Call it the most competitive, high-stakes game of Jenga ever, with nothing less than the leadership of our democracy hanging in the balance.
Super Tuesday lived up to some expectations—a highly competitive Democratic race and a strong national showing for John McCain—while injecting more surprises and uncertainty into what promises to be a long and contested affair. As each candidate removed their state-shaped pieces from the leaning tower of available delegates, starting with Mike Huckabee scoring a surprise victory in the West Virginia primary convention with a little politicking help from McCain supporters who threw their weight behind the Arkansas governor to block any Mitt Romney momentum, and ending with the penultimate super-prize of California going to Hillary Clinton in a startlingly lopsided affair; each candidate hoped to yank the essential building blocks of any presidential nomination out from under their opponents.
As neatly diagrammed on CNN's fancy touch-sensitive voting megaboard, which looks like a cross between a monstrous I-Phone Of Democracy and Tom Cruise's Philip K. Dickian Minority Report workstation, Huckabee was the night's happiest winner, chalking up victories in Georgia, Tennessee, Alabama, West Virginia and his native Arkansas. All night, Huckabee victimized Romney, whose essential support amongst far-right conservatives wanes considerably when Huckabee is in the mix. Romney won much of the West but lost critical contests in Missouri and California and may be forced from the race as a result. Huck's Bible Belt charge, meanwhile, gives him negotiating power with the Republican Party at large and may guarantee him a VP slot on McCain's ticket, now all but within the Arizona senator's reach.
Romney's speech from his headquarters in Boston, given before many of his wins in the West were announced, reeked of both fatalism and ludicrous optimism as he grasped at straws like "the three places where I've lived have voted for us," "it isn't just about which party is going to win in November," and "we knew it's going to be close." A close contest, perhaps, between McCain's two favorite ties, each vying to gleam under the convention spotlights in St. Paul.
McCain's strength across the country, carrying disparate electorates like New York, Illinois, Oklahoma, and California, will do much to mollify the worries of conservative Republicans who may now be willing to accept his unpredictable record under his newfound air of imminent electability. Nobody rallies around a winner like the Republicans.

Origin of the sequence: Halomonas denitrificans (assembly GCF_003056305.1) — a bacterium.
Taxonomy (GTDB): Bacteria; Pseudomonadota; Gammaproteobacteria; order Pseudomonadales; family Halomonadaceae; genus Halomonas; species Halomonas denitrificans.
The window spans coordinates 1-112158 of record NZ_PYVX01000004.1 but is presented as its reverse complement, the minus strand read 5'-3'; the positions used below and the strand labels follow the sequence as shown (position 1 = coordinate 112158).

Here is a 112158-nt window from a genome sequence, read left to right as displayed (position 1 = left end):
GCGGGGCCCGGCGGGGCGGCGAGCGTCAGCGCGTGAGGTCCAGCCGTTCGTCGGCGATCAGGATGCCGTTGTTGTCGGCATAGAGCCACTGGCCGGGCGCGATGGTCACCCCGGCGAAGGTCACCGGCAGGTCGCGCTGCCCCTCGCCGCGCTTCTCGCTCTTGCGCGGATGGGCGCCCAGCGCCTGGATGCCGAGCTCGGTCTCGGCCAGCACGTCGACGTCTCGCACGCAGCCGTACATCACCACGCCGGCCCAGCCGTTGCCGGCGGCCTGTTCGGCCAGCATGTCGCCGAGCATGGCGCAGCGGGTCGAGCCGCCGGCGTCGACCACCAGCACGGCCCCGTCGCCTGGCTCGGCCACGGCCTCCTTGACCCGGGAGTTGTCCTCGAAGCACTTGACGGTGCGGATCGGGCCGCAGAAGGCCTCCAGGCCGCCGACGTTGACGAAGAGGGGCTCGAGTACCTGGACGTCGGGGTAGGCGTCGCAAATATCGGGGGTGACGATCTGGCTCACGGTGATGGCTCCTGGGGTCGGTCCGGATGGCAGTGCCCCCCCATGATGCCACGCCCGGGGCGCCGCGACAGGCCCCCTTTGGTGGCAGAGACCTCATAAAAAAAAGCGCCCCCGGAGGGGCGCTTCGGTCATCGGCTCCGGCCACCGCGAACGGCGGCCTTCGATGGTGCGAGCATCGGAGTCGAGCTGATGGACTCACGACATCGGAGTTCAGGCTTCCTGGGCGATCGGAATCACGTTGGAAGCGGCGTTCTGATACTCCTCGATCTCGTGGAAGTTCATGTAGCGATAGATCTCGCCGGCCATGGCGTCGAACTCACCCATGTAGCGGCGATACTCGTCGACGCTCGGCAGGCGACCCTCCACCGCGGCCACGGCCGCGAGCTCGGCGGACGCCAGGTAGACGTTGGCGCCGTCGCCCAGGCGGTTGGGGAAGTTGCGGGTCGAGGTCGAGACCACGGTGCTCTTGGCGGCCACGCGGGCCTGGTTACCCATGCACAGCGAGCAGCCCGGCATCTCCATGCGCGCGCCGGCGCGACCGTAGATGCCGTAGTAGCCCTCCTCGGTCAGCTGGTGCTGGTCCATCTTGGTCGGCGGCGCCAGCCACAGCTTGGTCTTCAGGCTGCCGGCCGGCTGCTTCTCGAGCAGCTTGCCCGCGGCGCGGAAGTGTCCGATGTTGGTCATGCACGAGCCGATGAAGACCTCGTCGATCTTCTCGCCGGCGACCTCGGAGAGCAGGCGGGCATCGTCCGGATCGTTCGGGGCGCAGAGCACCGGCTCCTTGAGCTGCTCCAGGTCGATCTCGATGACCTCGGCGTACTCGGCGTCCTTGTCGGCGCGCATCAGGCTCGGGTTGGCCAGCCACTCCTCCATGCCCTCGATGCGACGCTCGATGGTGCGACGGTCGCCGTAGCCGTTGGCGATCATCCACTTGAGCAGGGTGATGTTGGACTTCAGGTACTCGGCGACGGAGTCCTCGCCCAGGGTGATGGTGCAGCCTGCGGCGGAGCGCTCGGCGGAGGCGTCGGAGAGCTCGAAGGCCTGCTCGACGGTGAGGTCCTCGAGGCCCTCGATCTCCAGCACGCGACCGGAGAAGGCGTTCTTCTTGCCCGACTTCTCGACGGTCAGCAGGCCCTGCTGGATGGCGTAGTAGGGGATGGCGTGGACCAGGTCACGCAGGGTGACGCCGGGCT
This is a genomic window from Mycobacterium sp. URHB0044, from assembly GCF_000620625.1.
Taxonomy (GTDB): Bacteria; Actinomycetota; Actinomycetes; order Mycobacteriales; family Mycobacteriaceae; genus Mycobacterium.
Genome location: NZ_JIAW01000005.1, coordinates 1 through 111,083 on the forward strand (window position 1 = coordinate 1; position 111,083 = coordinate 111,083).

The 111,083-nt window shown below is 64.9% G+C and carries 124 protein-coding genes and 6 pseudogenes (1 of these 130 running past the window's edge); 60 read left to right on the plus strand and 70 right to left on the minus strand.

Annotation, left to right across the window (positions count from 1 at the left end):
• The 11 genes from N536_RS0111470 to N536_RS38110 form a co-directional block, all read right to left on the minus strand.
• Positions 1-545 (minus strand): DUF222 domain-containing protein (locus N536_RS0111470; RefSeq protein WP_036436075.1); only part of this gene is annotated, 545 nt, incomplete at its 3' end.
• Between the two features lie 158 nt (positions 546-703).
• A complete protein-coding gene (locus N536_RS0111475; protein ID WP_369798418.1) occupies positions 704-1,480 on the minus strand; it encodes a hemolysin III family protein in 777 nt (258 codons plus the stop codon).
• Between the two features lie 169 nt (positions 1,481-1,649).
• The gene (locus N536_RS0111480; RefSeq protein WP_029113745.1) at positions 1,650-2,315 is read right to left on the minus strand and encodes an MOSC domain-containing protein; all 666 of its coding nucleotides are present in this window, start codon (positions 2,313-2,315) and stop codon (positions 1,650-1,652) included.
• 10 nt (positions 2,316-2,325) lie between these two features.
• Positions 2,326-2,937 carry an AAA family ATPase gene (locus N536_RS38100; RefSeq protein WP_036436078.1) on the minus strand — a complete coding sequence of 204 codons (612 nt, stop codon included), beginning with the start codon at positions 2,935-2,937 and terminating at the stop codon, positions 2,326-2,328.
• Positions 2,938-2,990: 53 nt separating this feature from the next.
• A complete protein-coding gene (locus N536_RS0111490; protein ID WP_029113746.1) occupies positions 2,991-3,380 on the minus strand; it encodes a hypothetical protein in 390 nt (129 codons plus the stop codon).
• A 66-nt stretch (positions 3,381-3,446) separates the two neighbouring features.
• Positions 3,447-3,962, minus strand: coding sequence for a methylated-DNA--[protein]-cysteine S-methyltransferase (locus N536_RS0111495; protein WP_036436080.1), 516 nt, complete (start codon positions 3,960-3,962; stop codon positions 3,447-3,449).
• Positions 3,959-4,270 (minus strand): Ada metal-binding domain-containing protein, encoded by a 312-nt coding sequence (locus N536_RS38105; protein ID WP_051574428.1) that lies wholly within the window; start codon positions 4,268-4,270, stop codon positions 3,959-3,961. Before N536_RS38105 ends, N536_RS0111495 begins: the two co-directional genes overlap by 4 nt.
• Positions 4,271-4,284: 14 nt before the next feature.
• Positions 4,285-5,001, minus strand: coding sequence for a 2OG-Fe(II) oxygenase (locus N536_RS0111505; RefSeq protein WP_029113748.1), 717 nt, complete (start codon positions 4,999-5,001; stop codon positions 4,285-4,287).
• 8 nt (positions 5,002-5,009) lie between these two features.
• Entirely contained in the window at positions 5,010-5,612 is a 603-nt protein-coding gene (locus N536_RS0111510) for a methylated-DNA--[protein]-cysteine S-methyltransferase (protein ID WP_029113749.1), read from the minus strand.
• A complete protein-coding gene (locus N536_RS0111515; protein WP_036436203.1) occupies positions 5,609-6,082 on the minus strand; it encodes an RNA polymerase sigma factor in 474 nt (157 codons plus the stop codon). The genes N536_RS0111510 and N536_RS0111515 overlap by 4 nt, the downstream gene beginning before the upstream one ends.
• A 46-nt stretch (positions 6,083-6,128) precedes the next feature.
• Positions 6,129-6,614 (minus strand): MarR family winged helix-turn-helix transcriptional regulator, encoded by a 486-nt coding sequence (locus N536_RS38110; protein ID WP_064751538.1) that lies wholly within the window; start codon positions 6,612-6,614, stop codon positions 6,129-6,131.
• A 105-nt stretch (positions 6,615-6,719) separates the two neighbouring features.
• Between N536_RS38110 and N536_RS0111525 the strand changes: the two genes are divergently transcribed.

For the Democrats, the biggest story of the night may be the failure of the Obama wave to find its crest: fresh from South Carolina and every endorsement under the sun, Barack harnessed the early momentum, scoring unexpected wins in Connecticut and Delaware, both considered firewalls in Clinton's northeastern backyard. But he then stalled; Massachusetts stayed in Hillary's column despite key Bay Stater endorsements from the Kennedy clan and John Kerry. In a protracted mid-country battle, both candidates held form through most of the evening, commanding strong margins in their home states, Clinton playing well to traditional Democrats in the South and pro-immigration groups in the West, Obama carrying almost all major city centers and western, caucus-driven contests. As the night drew to a close, it was Obama who had struck first, but Clinton saved her best for last, carrying California on the strength of her support in Latino (66-33) and Asian (73-25) voting communities. Obama did win 13 states and nearly matched Clinton's delegate haul, but by virtue of her strong holding action Clinton likely can take away momentum from a day that many had expected to be the spark of a surging Obama's campaign with truly national support.
Colorado enjoyed its first taste of Super Tuesday importance, with most caucuses reporting record turnouts, particularly among Democrats who ventured out in numbers eight times that seen in 2004 and outnumbered GOP faithful this time around by 2-1. The large urban turnout in particular bodes well for Dems heading towards November, as they seek to overcome the traditionally dominant suburban/rural Republican vote.
CO voters bucked the Denver Post endorsement of HRC and broke with the rest of the Western states with large Latino populations in delivering Obama a crushing victory. Obama's single biggest margin came in San Miguel county, where 385 caucusers gave Obama a 86% stamp of approval. The state also reveled in its short-lived bellweather moment—standing at the vanguard of a late Romney rally in the West—that turned an utterly devastating, humiliating night into a manageable beat-down.
No Super Tuesday would be complete, however, with out a customary awarding of a few special prizes:
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The Egg-On-Your Face Award of the evening go to the several media outlets who predicted a Clinton victory in Missouri, only to watch her minimal lead evaporate into a slim Obama steal. Though the delegate counts may not change at all, this election has shown that any victory, great or small, can be spun into something worthwhile. And after all, Missouri is the SHOW ME state, not the C'MON, HAVE A GUESS state.
The America Cares Bonus goes to Hillary and Barack, who both mentioned in their speeches those who had lost their lives in tornadoes in Arkansas and Tennessee. True to form, Hillary mentioned the victims because she cares, and because Arkansas is her state and Tennessee voted for her. Barack mentioned them because he cares, Hillary did it first and he was not going to be the Mean One.
And in the It's Probably Nothing But Maybe Not category, kudos to CNN for choosing "light blue" for Clinton and "dark blue" for Obama, to illustrate the finer points between the two candidates. -- Joe Horton